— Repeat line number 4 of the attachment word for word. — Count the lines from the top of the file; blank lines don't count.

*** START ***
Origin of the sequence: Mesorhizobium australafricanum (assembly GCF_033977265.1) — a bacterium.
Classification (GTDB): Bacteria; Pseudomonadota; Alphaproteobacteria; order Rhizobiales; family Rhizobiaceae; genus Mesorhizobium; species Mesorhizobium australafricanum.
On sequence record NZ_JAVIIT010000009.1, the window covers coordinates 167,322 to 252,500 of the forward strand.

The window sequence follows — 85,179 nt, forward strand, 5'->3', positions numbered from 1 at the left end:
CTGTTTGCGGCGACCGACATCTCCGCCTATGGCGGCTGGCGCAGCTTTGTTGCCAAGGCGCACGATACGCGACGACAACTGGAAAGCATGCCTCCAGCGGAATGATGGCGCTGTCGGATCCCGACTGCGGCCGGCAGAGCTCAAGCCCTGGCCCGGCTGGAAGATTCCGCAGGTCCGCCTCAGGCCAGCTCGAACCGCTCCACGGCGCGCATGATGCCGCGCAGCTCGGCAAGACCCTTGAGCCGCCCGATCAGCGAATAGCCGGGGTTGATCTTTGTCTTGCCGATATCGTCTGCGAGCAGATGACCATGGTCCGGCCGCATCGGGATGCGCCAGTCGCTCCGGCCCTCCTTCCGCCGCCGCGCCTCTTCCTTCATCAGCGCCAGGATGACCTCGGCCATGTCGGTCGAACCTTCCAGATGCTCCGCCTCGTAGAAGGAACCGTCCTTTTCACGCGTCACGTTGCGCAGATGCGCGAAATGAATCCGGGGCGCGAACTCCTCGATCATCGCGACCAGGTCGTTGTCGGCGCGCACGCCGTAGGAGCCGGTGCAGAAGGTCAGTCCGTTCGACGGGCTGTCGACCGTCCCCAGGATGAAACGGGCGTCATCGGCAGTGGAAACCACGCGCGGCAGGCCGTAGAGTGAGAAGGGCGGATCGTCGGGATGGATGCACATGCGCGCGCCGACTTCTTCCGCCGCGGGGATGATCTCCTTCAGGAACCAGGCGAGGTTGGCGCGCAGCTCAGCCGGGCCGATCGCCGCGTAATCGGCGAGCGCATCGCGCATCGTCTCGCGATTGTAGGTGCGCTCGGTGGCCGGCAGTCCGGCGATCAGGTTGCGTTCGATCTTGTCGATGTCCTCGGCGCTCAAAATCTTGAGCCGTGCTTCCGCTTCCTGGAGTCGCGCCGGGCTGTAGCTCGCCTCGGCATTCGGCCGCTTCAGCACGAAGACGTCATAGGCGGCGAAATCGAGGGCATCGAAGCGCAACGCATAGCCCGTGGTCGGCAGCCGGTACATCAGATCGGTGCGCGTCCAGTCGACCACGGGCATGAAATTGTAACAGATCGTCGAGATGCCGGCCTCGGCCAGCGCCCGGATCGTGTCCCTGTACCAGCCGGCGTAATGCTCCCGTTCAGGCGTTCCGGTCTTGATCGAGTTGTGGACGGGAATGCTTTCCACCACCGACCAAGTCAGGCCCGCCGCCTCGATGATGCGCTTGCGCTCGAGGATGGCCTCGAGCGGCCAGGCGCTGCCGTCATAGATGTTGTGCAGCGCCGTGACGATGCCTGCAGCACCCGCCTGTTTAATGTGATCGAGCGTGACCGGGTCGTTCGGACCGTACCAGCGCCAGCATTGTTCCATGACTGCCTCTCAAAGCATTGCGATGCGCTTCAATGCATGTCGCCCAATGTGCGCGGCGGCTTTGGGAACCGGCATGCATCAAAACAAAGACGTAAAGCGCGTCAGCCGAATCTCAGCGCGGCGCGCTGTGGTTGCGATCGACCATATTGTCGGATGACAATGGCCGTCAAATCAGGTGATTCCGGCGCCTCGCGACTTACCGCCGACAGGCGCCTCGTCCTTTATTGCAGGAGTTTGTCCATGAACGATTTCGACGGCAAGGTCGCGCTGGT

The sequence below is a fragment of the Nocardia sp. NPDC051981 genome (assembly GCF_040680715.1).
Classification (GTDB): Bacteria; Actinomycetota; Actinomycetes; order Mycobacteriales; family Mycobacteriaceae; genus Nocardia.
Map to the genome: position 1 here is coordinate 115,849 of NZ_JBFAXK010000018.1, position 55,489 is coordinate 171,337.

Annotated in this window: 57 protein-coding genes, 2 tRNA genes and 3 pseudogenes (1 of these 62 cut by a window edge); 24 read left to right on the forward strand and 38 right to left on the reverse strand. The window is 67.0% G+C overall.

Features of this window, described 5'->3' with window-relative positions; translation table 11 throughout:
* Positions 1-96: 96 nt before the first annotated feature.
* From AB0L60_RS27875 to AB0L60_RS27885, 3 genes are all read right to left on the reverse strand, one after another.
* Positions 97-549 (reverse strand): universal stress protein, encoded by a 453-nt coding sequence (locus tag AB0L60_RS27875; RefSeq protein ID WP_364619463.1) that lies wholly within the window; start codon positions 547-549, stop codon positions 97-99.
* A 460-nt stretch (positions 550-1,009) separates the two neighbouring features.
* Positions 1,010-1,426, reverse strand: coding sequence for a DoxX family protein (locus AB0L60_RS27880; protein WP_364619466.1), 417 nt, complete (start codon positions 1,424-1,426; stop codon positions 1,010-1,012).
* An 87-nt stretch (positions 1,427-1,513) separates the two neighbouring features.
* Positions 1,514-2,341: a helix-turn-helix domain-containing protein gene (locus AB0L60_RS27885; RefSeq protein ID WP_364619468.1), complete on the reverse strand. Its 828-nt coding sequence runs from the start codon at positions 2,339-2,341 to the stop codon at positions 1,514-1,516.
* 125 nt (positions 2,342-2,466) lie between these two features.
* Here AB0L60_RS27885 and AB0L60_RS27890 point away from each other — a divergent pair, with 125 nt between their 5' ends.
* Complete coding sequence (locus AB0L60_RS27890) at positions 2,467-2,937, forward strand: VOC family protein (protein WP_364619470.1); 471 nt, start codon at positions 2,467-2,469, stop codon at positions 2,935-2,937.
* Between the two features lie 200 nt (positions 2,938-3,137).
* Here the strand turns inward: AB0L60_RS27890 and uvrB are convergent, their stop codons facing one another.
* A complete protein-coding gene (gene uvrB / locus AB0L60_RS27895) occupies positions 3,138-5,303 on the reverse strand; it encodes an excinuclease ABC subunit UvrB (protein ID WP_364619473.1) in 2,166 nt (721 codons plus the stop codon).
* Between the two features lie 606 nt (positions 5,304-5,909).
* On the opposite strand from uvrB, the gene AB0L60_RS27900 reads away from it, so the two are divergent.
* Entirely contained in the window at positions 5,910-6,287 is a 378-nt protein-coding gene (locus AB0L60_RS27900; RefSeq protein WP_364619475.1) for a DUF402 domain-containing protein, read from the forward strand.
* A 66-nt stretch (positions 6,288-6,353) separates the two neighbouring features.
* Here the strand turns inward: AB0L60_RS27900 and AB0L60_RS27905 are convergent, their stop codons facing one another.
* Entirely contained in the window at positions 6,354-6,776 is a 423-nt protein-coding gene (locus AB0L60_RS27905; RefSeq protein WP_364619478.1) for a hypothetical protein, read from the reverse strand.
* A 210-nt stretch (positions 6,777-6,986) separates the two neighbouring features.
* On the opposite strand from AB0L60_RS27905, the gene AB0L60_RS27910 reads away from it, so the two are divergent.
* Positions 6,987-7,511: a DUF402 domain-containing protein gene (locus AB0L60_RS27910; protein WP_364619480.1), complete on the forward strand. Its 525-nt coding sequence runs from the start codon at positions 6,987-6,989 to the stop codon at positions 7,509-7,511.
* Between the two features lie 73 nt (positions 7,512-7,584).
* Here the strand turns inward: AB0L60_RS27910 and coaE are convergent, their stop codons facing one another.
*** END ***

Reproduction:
The window sequence follows — 85,179 nt, forward strand, 5'->3', positions numbered from 1 at the left end: